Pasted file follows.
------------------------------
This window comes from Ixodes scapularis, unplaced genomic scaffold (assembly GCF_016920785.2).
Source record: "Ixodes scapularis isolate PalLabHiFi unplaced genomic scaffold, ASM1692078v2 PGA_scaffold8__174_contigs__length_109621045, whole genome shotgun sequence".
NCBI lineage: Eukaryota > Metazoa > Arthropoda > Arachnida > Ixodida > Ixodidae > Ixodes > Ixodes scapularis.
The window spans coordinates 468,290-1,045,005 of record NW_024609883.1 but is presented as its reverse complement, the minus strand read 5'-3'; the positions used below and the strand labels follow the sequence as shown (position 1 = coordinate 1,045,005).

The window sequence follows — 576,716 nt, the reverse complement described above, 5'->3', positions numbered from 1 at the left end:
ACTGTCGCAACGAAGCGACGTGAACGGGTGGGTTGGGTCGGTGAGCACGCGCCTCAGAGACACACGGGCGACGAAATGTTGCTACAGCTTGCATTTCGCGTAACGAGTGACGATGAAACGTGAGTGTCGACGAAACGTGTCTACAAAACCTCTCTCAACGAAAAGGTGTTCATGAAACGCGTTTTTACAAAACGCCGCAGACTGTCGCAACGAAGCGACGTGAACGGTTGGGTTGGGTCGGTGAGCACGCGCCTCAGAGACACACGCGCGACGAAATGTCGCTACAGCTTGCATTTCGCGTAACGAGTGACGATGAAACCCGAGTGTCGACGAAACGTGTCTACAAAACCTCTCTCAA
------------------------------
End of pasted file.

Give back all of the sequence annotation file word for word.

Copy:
This window comes from Ixodes scapularis, unplaced genomic scaffold (assembly GCF_016920785.2).
Source record: "Ixodes scapularis isolate PalLabHiFi unplaced genomic scaffold, ASM1692078v2 PGA_scaffold8__174_contigs__length_109621045, whole genome shotgun sequence".
NCBI lineage: Eukaryota > Metazoa > Arthropoda > Arachnida > Ixodida > Ixodidae > Ixodes > Ixodes scapularis.
The window spans coordinates 468,290-1,045,005 of record NW_024609883.1 but is presented as its reverse complement, the minus strand read 5'-3'; the positions used below and the strand labels follow the sequence as shown (position 1 = coordinate 1,045,005).

The window sequence follows — 576,716 nt, the reverse complement described above, 5'->3', positions numbered from 1 at the left end:
ACTGTCGCAACGAAGCGACGTGAACGGGTGGGTTGGGTCGGTGAGCACGCGCCTCAGAGACACACGGGCGACGAAATGTTGCTACAGCTTGCATTTCGCGTAACGAGTGACGATGAAACGTGAGTGTCGACGAAACGTGTCTACAAAACCTCTCTCAACGAAAAGGTGTTCATGAAACGCGTTTTTACAAAACGCCGCAGACTGTCGCAACGAAGCGACGTGAACGGTTGGGTTGGGTCGGTGAGCACGCGCCTCAGAGACACACGCGCGACGAAATGTCGCTACAGCTTGCATTTCGCGTAACGAGTGACGATGAAACCCGAGTGTCGACGAAACGTGTCTACAAAACCTCTCTCAA